Boy with head on pillow and a blanket

When Time Stands Still for My Son on the Autism Spectrum and Me

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It’s bedtime — a glow-stick-cuddling kind of sleepy time tonight. Like many parents, I look forward to this time of evening. A busy day comes to an end, and bedtime finally comes around. It’s a fond part of our day. It’s calm, it’s routine and we’re in no hurry.

Bedtime stories and cuddles galore, drinks, toilet trips… just one cuddle more.

They as reasons alone do not define why I love bedtime so much. It’s the time of day you are your most chatty, Sonny. Some days I’ll admit, I would appreciate you being a little less chatty and a little more sleepy. Especially those nights after the one before where you go to bed at 7 p.m. but you’re wide awake at 10 p.m. and refusing to go back to sleep unless you have me by your side.

There are some times I’m so exhausted I fall asleep lying beside you. I wake, often hours later, and take the sleepy stumble back to my own bed. The pillow is cold, and it feels good to rest my head somewhere comfortable. I breathe a sigh of relief as I close my eyes.

It’s late in the evening, the world appears to slow on its axis, and it’s simply you and me. Riley sleeps silently above. He’s always been quick to fall asleep. Riley wiggles and makes silly noises, he’ll tap his fingers on the head of his bed, much to your annoyance. Just moments after his head hitting the pillow, he is out for the count.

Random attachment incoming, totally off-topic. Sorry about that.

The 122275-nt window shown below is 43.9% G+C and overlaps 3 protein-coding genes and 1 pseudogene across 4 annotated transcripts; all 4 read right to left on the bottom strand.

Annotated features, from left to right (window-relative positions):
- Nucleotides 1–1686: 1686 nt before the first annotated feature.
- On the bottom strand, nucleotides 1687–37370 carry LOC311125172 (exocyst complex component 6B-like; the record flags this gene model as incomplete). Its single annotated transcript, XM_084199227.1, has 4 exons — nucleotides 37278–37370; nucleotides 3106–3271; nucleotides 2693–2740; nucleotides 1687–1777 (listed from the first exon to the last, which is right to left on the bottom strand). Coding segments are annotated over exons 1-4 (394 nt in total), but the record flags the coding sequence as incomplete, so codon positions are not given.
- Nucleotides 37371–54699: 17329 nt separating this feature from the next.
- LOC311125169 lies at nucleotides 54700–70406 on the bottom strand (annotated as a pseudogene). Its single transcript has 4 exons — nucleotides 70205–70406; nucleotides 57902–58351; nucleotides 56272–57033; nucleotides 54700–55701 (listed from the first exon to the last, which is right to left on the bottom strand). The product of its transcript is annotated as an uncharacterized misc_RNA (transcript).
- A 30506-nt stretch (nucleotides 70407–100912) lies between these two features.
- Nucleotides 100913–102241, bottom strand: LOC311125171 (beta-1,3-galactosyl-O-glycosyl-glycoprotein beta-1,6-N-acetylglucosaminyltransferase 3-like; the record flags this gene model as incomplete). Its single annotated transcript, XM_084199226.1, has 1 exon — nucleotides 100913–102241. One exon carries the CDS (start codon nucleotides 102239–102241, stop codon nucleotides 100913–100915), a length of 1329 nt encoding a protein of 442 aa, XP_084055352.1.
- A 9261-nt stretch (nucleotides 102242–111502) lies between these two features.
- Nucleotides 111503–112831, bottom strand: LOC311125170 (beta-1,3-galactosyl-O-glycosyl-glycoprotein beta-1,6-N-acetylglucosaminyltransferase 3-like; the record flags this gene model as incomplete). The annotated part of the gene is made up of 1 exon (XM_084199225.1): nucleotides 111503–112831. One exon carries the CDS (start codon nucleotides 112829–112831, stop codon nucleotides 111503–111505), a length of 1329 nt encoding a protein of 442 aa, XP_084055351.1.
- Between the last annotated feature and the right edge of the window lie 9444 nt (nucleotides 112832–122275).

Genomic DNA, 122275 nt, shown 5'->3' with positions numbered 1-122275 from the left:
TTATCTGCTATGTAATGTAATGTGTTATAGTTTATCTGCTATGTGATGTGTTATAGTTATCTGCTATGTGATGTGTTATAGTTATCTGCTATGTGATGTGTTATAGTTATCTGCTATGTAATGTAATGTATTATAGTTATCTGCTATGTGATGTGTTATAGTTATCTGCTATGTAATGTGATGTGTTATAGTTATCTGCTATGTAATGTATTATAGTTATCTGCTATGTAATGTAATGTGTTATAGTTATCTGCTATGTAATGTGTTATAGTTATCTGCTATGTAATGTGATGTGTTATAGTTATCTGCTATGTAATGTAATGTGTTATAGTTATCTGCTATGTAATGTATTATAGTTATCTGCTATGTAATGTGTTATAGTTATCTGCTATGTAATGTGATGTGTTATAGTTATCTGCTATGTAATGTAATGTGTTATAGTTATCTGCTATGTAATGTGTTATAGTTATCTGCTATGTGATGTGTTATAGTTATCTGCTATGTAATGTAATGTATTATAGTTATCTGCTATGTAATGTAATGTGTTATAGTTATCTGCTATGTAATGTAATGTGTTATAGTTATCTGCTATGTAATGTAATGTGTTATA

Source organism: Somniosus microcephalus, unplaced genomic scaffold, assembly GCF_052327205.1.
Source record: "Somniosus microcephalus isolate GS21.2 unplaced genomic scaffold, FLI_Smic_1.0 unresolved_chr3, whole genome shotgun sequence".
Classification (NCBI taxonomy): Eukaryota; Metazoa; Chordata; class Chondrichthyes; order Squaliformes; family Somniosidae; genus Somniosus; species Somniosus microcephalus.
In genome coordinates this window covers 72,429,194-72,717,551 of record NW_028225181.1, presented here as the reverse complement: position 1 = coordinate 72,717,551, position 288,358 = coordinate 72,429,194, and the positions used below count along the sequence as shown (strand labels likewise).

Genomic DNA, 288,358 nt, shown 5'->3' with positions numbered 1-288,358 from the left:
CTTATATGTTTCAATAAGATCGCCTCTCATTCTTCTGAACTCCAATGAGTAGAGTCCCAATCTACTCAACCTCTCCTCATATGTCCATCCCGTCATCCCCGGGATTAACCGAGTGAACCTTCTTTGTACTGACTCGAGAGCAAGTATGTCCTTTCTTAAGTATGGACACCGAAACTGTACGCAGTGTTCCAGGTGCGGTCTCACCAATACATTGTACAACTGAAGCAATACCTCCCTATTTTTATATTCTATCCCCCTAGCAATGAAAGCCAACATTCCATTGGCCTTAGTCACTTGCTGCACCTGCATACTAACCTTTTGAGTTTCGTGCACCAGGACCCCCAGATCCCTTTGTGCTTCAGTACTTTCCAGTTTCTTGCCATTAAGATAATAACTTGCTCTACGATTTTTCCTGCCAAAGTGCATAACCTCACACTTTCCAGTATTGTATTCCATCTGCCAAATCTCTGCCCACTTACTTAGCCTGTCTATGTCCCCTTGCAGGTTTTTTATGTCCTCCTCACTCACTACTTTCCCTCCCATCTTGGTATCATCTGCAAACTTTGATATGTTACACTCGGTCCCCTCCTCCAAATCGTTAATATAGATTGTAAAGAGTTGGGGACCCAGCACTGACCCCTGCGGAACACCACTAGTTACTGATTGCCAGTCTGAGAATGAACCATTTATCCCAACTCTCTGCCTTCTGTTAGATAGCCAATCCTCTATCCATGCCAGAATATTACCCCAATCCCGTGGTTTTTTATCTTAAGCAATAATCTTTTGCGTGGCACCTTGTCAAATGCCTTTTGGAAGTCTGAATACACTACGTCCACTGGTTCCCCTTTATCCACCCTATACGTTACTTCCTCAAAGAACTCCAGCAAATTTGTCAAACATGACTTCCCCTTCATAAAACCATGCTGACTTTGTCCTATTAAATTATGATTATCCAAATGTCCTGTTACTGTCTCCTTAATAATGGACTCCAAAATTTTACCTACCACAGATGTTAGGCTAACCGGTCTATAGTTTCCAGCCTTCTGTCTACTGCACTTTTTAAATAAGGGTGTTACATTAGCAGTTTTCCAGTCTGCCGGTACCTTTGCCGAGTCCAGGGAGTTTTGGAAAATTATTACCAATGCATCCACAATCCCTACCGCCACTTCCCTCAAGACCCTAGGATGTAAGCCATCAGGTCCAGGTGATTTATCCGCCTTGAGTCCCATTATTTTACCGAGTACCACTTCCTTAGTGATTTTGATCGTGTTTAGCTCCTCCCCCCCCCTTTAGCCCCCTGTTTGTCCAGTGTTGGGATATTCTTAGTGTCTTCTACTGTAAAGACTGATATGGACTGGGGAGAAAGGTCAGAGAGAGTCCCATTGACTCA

This evening, cuddling your glow stick, you told me all you did today. You told me you helped make gingerbread biscuits with Mrs. H today. They were stars and they tasted like sweets. You said they were delicious.

I asked you if you’d saved me a bite, to which you said nothing. Your eyes have always told me everything I need to know. I ask where the biscuits are now. “In my tummy. They tasted like sweets.”

It was over three and a half years before I heard you speak to me. When you have something to say, I listen intently. I watch your eyes as they sparkle. I hang on to the words as they escape your lips. Your sweet little voice, it echoes deep in my heart.

These moments together are precious.

This time right now is ours.

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The Joys in My Life With My Son on the Autism Spectrum